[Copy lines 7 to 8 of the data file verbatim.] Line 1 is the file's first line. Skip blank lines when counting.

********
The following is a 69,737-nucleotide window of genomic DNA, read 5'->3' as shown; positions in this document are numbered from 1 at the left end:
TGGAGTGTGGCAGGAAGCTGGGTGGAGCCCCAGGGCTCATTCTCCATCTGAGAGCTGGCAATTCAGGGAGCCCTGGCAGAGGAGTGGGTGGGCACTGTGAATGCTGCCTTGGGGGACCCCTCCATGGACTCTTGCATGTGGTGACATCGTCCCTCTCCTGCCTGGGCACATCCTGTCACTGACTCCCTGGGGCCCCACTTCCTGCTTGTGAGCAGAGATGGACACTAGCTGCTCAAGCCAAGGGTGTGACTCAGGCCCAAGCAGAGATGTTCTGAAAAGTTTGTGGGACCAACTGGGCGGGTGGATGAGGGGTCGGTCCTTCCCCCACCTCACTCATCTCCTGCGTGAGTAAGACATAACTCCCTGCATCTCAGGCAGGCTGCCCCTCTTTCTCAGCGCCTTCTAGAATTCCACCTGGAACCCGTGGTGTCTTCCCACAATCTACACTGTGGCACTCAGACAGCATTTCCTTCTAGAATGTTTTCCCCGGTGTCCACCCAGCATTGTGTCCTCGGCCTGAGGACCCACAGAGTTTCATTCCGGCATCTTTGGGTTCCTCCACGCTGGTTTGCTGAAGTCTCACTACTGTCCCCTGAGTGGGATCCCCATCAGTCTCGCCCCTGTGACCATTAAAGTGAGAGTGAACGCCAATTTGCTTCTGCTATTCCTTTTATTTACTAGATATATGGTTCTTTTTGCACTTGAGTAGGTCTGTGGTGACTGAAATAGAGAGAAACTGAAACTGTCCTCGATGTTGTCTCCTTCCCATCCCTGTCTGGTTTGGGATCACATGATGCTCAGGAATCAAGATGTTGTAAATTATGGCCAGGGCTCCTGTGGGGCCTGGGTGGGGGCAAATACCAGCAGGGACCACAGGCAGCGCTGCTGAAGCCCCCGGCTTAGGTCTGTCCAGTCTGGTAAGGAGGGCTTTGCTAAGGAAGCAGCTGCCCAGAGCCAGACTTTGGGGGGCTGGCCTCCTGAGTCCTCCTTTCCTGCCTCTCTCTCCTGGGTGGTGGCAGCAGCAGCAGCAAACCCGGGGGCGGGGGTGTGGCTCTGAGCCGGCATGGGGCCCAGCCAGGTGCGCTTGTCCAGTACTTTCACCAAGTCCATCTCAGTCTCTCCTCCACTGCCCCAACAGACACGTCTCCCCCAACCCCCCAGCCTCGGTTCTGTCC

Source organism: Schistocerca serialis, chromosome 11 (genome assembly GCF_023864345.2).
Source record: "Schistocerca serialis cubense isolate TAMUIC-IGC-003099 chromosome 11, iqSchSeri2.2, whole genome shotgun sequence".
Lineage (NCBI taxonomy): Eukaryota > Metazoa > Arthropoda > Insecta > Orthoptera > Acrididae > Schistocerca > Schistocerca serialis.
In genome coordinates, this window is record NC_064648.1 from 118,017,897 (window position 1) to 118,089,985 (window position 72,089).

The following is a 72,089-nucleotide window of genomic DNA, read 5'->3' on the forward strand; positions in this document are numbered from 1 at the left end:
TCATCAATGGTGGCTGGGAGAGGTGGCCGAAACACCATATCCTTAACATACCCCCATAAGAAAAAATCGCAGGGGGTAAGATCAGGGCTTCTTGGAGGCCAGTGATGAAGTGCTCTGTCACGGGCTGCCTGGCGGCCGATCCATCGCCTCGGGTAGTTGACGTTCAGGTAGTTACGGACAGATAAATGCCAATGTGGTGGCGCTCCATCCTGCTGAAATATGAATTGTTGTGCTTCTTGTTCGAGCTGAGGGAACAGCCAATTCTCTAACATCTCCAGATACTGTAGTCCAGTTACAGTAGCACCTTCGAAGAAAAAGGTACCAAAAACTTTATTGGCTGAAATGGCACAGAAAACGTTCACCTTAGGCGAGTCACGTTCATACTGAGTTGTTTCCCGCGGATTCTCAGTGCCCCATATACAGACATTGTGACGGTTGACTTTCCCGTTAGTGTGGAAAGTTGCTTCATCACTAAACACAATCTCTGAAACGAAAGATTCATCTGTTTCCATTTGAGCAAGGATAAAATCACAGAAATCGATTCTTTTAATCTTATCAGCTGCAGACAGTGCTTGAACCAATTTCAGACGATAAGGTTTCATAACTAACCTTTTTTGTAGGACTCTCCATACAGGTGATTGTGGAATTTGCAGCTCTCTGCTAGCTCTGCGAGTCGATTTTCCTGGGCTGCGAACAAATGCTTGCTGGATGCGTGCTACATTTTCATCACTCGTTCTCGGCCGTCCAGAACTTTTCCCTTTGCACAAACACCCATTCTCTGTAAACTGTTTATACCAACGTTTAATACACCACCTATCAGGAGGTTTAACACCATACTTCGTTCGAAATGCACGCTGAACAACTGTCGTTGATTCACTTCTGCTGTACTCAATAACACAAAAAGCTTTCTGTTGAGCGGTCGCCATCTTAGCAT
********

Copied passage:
The following is a 72,089-nucleotide window of genomic DNA, read 5'->3' on the forward strand; positions in this document are numbered from 1 at the left end:
TCATCAATGGTGGCTGGGAGAGGTGGCCGAAACACCATATCCTTAACATACCCCCATAAGAAAAAATCGCAGGGGGTAAGATCAGGGCTTCTTGGAGGCCAGTGATGAAGTGCTCTGTCACGGGCTGCCTGGCGGCCGATCCATCGCCTCGGGTAGTTGACGTTCAGGTAGTTACGGACAGATAAATGCCAATGTGGTGGCGCTCCATCCTGCTGAAATATGAATTGTTGTGCTTCTTGTTCGAGCTGAGGGAACAGCCAATTCTCTAACATCTCCAGATACTGTAGTCCAGTTACAGTAGCACCTTCGAAGAAAAAGGTACCAAAAACTTTATTGGCTGAAATGGCACAGAAAACGTTCACCTTAGGCGAGTCACGTTCATACTGAGTTGTTTCCCGCGGATTCTCAGTGCCCCATATACAGACATTGTGACGGTTGACTTTCCCGTTAGTGTGGAAAGTTGCTTCATCACTAAACACAATCTCTGAAACGAAAGATTCATCTGTTTCCATTTGAGCAAGGATAAAATCACAGAAATCGATTCTTTTAATCTTATCAGCTGCAGACAGTGCTTGAACCAATTTCAGACGATAAGGTTTCATAACTAACCTTTTTTGTAGGACTCTCCATACAGGTGATTGTGGAATTTGCAGCTCTCTGCTAGCTCTGCGAGTCGATTTTCCTGGGCTGCGAACAAATGCTTGCTGGATGCGTGCTACATTTTCATCACTCGTTCTCGGCCGTCCAGAACTTTTCCCTTTGCACAAACACCCATTCTCTGTAAACTGTTTATACCAACGTTTAATACACCACCTATCAGGAGGTTTAACACCATACTTCGTTCGAAATGCACGCTGAACAACTGTCGTTGATTCACTTCTGCTGTACTCAATAACACAAAAAGCTTTCTGTTGAGCGGTCGCCATCTTAGCAT